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Remembering Van McCoy, An American Musician And Orchestra Conductor

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Van Allen Clinton McCoy, composer, conductor, and lyricist, was born on January 6, 1940, in Washington, D.C., to Norman S. McCoy Sr. and Lillian Ray. Van was the son of Norman S. McCoy Jr. and Mattie McCoy Taylor. Van began piano lessons at the age of four and attended Monroe Elementary School in the District of Columbia. From 1952 to 1953, while attending Benjamin Banneker Jr. High School, he attended a Saturday music class for children at Howard University in Washington, D.C. In the city, he sang with the Metropolitan Baptist Church Choir.

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During his sophomore year at all-Black Dunbar High School in 1954, he and his brother, Norman, and two classmates were murdered. The Starlighters were founded by Freddy Smith and Paul Comedy. In 1955, he transferred to the predominantly white Roosevelt High School in Washington, D.C. In 1956, he released the novelty dance record “The Birdland.” McCoy graduated from Roosevelt High School in 1957. After that, he worked for a year before enrolling at Howard University in 1958 to major in psychology.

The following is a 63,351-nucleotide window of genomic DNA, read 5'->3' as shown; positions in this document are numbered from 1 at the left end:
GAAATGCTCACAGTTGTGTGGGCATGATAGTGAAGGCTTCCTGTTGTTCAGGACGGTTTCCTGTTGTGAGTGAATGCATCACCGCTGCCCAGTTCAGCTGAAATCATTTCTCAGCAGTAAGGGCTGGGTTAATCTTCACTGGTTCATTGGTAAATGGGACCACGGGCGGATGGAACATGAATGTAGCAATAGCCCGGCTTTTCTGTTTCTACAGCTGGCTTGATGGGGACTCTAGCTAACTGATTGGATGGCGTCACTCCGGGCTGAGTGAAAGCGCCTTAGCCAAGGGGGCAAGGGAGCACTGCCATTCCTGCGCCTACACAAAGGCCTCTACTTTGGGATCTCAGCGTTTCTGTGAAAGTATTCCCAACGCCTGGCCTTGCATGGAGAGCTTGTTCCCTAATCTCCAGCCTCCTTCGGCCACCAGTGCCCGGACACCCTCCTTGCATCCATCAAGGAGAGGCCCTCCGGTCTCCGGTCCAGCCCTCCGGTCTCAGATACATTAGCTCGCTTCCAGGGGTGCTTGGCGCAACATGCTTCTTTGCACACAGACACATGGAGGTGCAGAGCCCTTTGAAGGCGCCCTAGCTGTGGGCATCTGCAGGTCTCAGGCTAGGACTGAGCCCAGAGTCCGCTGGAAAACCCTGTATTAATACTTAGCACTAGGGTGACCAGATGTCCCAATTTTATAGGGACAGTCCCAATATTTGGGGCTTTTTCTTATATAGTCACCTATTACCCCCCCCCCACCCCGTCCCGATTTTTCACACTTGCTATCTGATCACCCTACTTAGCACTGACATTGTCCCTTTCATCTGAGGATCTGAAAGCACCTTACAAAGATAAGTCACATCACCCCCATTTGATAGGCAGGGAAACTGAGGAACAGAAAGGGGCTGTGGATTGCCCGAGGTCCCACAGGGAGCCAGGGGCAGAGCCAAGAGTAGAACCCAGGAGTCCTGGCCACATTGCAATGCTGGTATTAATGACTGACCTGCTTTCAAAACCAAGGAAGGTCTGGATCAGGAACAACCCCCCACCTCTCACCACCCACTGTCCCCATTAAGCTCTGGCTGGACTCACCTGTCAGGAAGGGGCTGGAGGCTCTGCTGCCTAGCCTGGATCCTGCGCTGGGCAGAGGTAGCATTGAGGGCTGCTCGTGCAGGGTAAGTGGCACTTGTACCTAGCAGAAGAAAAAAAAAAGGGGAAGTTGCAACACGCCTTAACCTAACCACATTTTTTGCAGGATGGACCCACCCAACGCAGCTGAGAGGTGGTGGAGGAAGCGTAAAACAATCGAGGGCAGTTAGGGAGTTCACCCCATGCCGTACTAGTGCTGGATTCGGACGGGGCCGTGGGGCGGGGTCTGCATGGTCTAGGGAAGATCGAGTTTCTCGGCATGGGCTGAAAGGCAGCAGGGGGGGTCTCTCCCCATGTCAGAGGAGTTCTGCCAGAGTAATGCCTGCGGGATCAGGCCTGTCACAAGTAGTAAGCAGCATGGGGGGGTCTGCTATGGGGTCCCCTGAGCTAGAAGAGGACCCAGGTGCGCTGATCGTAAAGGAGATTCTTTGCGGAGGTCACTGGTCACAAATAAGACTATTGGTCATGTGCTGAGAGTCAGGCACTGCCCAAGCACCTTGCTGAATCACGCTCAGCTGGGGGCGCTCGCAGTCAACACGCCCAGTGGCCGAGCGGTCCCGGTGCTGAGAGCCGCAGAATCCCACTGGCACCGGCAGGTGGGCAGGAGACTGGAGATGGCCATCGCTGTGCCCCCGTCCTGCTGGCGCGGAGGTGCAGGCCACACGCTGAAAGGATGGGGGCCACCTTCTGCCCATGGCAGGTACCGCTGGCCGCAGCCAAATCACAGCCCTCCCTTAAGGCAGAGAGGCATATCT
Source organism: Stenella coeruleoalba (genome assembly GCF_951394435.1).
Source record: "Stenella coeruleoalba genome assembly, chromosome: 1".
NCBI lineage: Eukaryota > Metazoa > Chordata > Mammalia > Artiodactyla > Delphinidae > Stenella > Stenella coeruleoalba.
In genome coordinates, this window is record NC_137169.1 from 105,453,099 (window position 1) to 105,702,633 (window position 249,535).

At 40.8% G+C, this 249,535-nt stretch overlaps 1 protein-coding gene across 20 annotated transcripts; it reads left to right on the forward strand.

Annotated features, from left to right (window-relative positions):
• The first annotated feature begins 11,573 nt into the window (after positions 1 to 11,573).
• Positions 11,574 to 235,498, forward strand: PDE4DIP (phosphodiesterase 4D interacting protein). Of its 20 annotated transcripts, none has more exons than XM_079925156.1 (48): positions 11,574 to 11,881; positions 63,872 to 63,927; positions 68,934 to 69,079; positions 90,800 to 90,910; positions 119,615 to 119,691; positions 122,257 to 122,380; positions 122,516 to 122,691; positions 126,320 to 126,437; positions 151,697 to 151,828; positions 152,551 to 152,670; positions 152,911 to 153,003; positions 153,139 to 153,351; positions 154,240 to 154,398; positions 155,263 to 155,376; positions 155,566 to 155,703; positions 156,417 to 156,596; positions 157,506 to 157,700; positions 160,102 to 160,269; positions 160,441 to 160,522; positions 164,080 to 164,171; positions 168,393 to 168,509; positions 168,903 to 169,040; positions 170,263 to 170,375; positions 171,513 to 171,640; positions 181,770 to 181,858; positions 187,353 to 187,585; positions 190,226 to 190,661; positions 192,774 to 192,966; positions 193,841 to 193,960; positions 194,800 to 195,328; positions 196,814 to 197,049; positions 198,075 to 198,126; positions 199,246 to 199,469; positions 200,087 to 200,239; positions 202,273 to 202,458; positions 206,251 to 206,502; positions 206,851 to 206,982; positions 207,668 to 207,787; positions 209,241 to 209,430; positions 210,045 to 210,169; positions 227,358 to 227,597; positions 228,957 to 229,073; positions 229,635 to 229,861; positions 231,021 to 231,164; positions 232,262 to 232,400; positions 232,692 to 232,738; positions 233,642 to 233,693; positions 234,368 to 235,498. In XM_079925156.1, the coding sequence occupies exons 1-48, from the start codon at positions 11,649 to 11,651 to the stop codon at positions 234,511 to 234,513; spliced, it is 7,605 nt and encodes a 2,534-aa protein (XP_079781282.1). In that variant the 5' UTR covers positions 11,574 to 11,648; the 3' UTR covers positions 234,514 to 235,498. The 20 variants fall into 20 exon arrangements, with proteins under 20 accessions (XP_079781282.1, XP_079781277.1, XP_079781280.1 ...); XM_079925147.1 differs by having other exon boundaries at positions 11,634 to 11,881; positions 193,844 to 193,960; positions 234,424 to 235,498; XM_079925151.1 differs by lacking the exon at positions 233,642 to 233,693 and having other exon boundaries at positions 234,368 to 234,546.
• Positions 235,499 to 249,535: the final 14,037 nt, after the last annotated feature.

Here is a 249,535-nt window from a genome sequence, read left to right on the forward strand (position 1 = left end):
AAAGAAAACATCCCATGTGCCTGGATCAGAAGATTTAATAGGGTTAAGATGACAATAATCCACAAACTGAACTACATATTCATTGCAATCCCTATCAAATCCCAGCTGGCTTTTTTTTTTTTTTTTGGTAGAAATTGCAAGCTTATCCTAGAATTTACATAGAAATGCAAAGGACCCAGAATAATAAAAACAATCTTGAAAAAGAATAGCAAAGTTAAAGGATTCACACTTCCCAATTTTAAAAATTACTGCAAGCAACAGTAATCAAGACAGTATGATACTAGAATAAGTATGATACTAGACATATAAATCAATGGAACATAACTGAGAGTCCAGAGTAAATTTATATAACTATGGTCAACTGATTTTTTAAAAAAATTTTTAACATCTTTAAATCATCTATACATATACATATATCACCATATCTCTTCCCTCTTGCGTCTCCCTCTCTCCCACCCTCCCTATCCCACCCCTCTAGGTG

The Starlighters released the single “I Cried” on the End Records label in 1959, then relocated to Philadelphia, Pennsylvania, and established the Rockin’ Records label. In 1959, he released the single “Hey Mr. DJ” there.

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From 1961 to 1973, McCoy wrote hit songs for others, including Gladys Knight & The Pips’ “Giving Up,” which peaked at no. 6 on the Billboard R&B singles chart and no. 38 on the Billboard Hot 100; The Shirelles’ “Stop the Music,” which peaked at no. 36 in the United States; and Betty Everett’s “Getting Mighty Crowded,” which peaked at no. 28 and remained charted for He also released 24 singles that failed to chart.

Van McCoy finally released a successful studio album, Disco Baby, on the Avco label in 1975. The album peaked at number one on the R&B album chart, number 11 in Canada, number 12 on the Billboard Hot 200 Album chart, number 16 in Germany, and number 32 in the United Kingdom. More than 500,000 copies of the album were sold. “The Hustle,” his album’s hit single, peaked at number one on the US R&B chart, number one in Canada, and number two on the US Adult Contemporary chart. More than a million copies of the single were sold.

McCoy once conducted the large Soul City Symphony, which included violins, cellos, vocalists, and dancers, at New York City’s Avery Fisher Hall to highlight his celebrated composition, “The Hustle.” McCoy also won “Best Pop Instrumental Performance” for “The Hustle” at the 18th Annual Grammy Awards in 1976.

McCoy wrote the television film theme song “A Woman Called Moses” about African American abolitionist Harriet Tubman in 1978.

Van Allen Clinton McCoy died of a heart attack on July 6, 1979, in Englewood, New Jersey. He was 39.

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